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UPV
 
Dual Beam: Focused Ion Beam (FIB) and FESEM
Electron Microscopy Service Dual Beam: Focused Ion Beam (FIB) and FESEM  ...

The dual beam microscope integrates the features of a field emission scanning electron microscope (FESEM) with a focused Gallium ion beam (FIB) microscope.

A FIB is comparable to a SEM, yet instead of electrons, it uses a beam of Ga+ ions. Ga+ ions are 130,000 times heavier than electrons; consequently, the interaction with the specimen is significantly stronger, whereas the penetration level is lower.  Thus, ions produce a break of the chemical bonds and ionisation of the substrate atoms. Since the ion beam can be focused and monitored, this effect can be used to modify the structure of the specimen on a nanometric scale.

The advantage of combining both electron and ion columns on the same platform is that it enables us to simultaneously obtain high resolution SEM images and carry out modifications in the sample with the ion beam.

Typical applications for this type of equipment are: Cross sections, ultra-fine TEM sample (lamella) preparation, three-dimensional volume reconstruction of a specimen, and electron and ion lithography.

On the other hand, the FESEM can work independently, so when the FIB column is not necessary, the equipment can be used as a conventional FESEM.

The equipment in operation at the UPV Microscopy Service is the ZEISS AURIGA Compact model which incorporates the following detectors of the manufacturer:

A Secondary Electron Detector (SE2) which provides SEM topography images of the sample surface with a large depth of field.  It is best suited to obtain medium and low resolutions with high acceleration potentials.  It is mainly used to browse the sample at low magnifications in search of points of interest and to study samples with a large amount of topographic information.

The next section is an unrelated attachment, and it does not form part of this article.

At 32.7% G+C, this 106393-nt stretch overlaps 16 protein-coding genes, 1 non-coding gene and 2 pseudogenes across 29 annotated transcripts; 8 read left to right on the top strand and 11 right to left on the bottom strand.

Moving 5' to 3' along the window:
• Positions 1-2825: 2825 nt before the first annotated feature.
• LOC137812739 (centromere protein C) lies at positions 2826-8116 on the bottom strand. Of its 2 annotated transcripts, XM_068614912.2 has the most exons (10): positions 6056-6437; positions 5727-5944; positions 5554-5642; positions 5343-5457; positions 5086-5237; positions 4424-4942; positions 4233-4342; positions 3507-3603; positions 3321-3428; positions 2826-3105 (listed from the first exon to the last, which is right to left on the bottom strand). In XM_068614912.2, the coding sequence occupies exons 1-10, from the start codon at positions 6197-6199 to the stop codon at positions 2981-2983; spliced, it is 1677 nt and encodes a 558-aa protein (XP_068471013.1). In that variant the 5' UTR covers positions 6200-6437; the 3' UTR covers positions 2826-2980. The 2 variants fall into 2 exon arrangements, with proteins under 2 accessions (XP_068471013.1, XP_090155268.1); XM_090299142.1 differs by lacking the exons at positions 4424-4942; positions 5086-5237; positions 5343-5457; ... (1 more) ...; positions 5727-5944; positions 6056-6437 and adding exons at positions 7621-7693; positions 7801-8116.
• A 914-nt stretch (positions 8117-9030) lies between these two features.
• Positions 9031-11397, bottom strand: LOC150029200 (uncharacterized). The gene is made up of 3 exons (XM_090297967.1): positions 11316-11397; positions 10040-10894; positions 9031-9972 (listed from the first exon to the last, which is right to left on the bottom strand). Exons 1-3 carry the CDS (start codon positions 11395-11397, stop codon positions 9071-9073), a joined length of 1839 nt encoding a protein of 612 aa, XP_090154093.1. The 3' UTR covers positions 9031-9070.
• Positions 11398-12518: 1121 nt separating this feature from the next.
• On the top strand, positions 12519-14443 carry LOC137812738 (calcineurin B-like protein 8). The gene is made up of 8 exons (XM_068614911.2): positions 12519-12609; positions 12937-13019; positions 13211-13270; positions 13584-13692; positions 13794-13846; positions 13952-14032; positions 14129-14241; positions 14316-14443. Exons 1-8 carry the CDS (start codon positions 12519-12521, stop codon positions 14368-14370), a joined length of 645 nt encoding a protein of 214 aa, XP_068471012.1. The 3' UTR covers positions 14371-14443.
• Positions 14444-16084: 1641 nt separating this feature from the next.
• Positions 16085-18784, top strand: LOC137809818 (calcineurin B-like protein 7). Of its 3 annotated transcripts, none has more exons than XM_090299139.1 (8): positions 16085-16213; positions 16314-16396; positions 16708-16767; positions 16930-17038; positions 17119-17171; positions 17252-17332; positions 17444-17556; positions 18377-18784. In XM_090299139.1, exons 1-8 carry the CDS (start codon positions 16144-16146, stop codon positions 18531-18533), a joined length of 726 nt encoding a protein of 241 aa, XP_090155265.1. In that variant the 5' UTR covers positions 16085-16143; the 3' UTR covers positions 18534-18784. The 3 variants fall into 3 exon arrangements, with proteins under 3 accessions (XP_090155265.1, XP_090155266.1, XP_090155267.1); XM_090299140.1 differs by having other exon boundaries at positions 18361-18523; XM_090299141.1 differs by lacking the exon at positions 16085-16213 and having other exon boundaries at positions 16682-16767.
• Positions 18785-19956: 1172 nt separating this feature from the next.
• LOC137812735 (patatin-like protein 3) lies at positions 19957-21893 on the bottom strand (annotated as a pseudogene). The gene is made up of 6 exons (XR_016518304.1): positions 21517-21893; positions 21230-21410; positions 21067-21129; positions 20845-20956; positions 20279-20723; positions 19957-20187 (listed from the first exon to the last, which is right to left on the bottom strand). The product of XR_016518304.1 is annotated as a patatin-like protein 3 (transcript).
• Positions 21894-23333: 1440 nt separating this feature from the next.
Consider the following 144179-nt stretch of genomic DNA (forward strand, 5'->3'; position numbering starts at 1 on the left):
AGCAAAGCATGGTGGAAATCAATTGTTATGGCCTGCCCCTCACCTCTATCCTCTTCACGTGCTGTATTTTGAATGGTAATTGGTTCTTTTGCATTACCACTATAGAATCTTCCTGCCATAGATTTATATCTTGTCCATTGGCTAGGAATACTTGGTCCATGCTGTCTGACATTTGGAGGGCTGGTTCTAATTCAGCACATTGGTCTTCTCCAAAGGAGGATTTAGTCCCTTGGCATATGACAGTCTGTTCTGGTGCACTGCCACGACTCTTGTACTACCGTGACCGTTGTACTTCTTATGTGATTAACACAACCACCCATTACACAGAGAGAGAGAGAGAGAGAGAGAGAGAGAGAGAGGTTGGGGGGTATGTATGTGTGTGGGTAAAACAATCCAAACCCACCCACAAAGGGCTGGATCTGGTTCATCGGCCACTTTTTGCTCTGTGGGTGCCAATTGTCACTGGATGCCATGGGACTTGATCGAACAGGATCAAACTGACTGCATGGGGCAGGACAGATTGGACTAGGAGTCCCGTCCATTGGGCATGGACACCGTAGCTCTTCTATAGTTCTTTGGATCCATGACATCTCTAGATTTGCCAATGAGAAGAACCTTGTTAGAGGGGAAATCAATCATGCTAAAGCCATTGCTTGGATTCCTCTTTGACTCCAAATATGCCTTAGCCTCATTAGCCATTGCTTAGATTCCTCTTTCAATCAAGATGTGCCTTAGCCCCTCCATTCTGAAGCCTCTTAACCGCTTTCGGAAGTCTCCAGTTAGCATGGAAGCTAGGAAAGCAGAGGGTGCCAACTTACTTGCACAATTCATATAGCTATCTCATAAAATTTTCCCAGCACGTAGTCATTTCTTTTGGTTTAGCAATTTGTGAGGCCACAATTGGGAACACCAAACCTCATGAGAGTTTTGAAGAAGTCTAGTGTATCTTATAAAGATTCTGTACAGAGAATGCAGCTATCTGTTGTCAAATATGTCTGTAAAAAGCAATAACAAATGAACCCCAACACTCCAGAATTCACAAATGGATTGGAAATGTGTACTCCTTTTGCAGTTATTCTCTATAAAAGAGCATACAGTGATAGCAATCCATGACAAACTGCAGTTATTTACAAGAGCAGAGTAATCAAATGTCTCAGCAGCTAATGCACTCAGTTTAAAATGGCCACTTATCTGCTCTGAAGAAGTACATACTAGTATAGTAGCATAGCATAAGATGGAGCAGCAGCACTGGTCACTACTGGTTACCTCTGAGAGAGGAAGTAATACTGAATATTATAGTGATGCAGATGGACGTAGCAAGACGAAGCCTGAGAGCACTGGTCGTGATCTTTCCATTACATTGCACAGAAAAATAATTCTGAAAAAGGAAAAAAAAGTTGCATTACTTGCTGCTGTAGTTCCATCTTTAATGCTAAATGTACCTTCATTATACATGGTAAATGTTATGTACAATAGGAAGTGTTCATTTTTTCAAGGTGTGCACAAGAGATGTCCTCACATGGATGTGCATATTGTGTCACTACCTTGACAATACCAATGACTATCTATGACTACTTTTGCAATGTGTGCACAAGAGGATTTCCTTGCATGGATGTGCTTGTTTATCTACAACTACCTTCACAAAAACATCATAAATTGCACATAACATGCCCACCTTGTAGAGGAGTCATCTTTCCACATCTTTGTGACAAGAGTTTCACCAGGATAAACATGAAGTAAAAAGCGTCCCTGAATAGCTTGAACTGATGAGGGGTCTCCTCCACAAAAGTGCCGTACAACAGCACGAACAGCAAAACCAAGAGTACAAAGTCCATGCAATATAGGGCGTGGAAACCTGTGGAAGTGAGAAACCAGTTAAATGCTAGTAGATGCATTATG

A Backscattered Electron Detector (4QBSD) which is sensitive to the variation of atomic number in the elements present in the sample; therefore, it is used to observe changes in the chemical composition of the specimen. It comprises four quadrants and allows selection of images with topographic and compositional contrast.

A Secondary and Backscattered Electron Dual In-Lens Detector located inside the electron column.  It has two working modes:

1. The Secondary Electron In-Lens Detector works with low energy secondary electrons and provides images with a higher resolution. It is very sensitive to the surface characteristics of the sample, which makes it very suitable for surface characterisation of any material. It performs best at low acceleration potentials (<5 kV), hence it is highly recommended both for working with electron beam sensitive samples and for minimising the charging effect on non-conductive samples.

2. The Backscattered Electron In-Lens Detector (EsB) allows us to obtain a pure backscattered signal at very low acceleration potential. It provides a great Z-contrast and can select the electrons according to their energy, which enables us to differentiate elements which can only be distinguished in a few atoms. It can also work at very low voltage (in the same range as the secondary in-lens detector), making it ideal for sensitive samples.

The Gas Injection System, GIS, (Orsay Physics) allows us to deposit Platinum on the surface of the sample. The injector introduces a precursor which is ionised by the Gallium ion beam and adheres to the specimen surface with precision.

The Micromanipulator (Kleindiek) permits extraction of the TEM samples carried out inside the equipment.


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